• Becca

    These sound yummy, great new mama gift idea. And no my feeding journeys haven’t been easy either. Multiple lactation consultant visits, many phone calls to the ABA, lots of friends and family advice and hours and hours of tears and anxiety later (both me and babies) I ended up stopping after a few months for both. I totally know and understand why it’s the ‘best’ for baby but a big dark cloud lifted from over my head the day I forgave myself for not being able to ‘get it’ and I actually started to enjoy being a mum.

  • sanja

    Congratulations, and great joy, on the arrival of your new daughter.

    With my daughter (now a wonderful, healthy, sporty, bright 18 year old) I tried for three weeks to breast feed. She lost weight the whole time. The feed nurse kept telling me not to give up. Mastitis took hold, I had blood and antibiotics in my breast milk, I cried all the time, took two hours to feed and had an hours unconsciousness between each feed. My husband was still working and he began to unravel with me. One day, he went out, bought formula and bottles, sterilised everything, fed my gorgeous daughter as per the instructions on the tin and we all slept for 5 hours straight. Unbelievable.

    My best friend went through a similar event (we are both older mothers). She rang me up crying – she was so sick and unhappy and her baby was not thriving. She had had a difficult pregnancy and long, long birth, and, in her eyes, the nightmare was continuing. She said she felt so guilty that she couldn’t breast feed, but the feed nurse kept telling her she must keep trying. I told her to think about what priorities she wanted … to breast feed with all the benefits – regardless of herself; or to be so miserable about the most exciting event in her life that she was about to collapse. She chose the bottle and now has a gorgeous 11 year old.

    I am not trying to advocate bottle over breast; I just got the the stage that it was not working. Everyone was suffering. I was not cut out to be a martyr. Same with my friend. It is great if it works, but I was getting to the stage I just resented my daughters demands and my own unending misery. We were supposed to be a family, not single suffering entities.

    I hope everything improves for you Chantelle, and I wish the new mums and mums-to-be all the best over their wonderful parenting voyage with their happy healthy babes.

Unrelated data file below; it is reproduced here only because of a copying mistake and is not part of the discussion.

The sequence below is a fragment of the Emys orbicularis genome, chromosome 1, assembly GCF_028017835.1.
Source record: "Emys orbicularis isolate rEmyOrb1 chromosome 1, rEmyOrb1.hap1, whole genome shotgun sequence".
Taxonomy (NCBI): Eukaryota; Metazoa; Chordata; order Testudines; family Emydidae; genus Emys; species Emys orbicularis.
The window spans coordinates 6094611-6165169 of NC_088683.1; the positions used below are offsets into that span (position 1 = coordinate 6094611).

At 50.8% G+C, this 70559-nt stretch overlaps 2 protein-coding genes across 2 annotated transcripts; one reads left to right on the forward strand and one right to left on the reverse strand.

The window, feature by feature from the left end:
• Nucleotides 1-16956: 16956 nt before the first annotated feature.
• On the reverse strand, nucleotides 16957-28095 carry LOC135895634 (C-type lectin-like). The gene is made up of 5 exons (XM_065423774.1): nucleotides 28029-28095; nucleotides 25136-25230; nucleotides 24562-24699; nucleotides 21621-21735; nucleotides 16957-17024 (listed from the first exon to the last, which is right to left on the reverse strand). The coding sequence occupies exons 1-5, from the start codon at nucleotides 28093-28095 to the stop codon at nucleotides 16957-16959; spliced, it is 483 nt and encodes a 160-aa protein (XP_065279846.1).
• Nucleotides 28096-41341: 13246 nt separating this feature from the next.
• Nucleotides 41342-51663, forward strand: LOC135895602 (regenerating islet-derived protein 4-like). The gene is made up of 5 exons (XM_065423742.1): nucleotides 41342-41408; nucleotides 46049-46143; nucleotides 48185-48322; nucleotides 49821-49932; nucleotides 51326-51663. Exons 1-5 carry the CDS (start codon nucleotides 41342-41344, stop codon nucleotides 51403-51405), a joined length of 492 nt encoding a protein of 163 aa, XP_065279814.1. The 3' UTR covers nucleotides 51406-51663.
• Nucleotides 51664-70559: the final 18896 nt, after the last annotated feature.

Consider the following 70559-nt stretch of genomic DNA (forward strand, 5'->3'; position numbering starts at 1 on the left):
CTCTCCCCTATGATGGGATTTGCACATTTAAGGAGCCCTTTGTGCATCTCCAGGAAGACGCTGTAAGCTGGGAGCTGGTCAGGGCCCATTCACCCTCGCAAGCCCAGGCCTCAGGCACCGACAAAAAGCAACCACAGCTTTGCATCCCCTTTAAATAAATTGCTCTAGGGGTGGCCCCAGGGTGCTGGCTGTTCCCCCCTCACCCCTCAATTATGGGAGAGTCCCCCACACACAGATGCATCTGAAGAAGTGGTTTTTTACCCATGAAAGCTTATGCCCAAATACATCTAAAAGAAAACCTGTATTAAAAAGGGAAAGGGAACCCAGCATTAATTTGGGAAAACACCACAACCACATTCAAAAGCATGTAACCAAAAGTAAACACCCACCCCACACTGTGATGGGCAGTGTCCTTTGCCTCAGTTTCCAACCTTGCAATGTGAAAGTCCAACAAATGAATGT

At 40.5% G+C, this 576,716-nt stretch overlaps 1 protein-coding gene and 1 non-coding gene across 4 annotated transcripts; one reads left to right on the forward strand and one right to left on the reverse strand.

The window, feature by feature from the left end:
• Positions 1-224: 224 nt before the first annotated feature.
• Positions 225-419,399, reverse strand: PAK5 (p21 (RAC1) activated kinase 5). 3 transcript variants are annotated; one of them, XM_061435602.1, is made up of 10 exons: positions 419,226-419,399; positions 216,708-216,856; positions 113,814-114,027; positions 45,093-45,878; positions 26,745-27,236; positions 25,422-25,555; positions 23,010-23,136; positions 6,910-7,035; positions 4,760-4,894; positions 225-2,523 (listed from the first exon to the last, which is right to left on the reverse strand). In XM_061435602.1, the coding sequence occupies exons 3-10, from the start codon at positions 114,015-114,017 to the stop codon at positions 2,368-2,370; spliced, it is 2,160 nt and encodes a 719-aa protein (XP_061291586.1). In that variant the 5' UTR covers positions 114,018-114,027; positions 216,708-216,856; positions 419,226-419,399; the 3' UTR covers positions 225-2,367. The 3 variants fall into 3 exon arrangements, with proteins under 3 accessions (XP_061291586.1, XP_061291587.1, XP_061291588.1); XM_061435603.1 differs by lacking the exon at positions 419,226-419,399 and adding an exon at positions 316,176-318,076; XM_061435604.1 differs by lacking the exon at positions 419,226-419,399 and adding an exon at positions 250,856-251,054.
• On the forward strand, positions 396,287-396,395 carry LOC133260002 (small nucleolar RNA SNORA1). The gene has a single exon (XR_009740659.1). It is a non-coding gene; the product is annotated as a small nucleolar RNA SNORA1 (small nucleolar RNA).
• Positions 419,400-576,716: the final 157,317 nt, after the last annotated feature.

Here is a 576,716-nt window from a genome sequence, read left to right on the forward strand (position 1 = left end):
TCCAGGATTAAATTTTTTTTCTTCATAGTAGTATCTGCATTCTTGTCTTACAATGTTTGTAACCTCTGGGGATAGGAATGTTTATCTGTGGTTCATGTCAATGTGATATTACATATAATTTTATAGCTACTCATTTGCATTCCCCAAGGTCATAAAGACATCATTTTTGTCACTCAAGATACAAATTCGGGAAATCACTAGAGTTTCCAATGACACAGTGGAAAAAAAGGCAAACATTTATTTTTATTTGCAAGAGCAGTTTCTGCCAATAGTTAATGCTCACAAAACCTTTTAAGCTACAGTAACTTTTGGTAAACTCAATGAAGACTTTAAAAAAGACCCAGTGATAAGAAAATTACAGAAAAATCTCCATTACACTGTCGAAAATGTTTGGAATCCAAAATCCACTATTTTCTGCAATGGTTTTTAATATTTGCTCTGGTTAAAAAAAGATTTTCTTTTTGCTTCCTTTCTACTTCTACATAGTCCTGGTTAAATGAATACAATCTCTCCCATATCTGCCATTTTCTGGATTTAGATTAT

• Missy

    LOL @ ” Ain’t nobody got enough milk for that!” Amen, sister! Breast feeding is NOT easy. At least it wasn’t for me, either times. Sometimes there is no amount of planning, prepping , preaching or teaching that can make it go smoothly. You do what you can with what you have and you muddle through it. ” It gets easier” was such a carrot and donkey trick for me . It kept me going but for me, like you, it never got easier. But it’s all worth it, no matter the length of time or struggle and you just do what you can!

    These biscuits look so delicious! Have they helped you? I drank that ” Mother’s Milk ” Tea ( again, not made of mother’s milk) and that did help my supply . Maybe even a little too much as I had a gugling, sputtering baby after my third day.
    Hang in there, mama!

  • Oh man, the whole breastfeeding gig is HARD. And PAINFUL. And nobody really talks about it when you are pregnant.

    I had the opposite problem to a lot of people and had a huge oversupply of milk. I could feel at least three letdowns in every feed, and was literally spurting milk everywhere. A lactation consultant told me that for my poor son, it was like trying to sip from a firehose. He was super gassy and had really runny poos because he was struggling to get enough hind milk as it was just squirting all over his face. Even nine months after he was born, I was still leaking through breast pads constantly and could write my name in milk on the walls of the shower.

    Best of luck with your gorgeous girl, Chantelle xxx

  • Oh yum, I might have to make some up!

    I’m sorry to hear so many sad breastfeeding stories in the comments, and that things aren’t going easy for you. I have to say that breastfeeding Lior was my joy, and certainly we never had any great difficulty in the actual act of breastfeeding! I guess in that sense it was easy – just put him on and away he went!

    I did have to cut out all dairy the entire time I breastfed him, which was 16 months, but it was well worth in I think. 🙂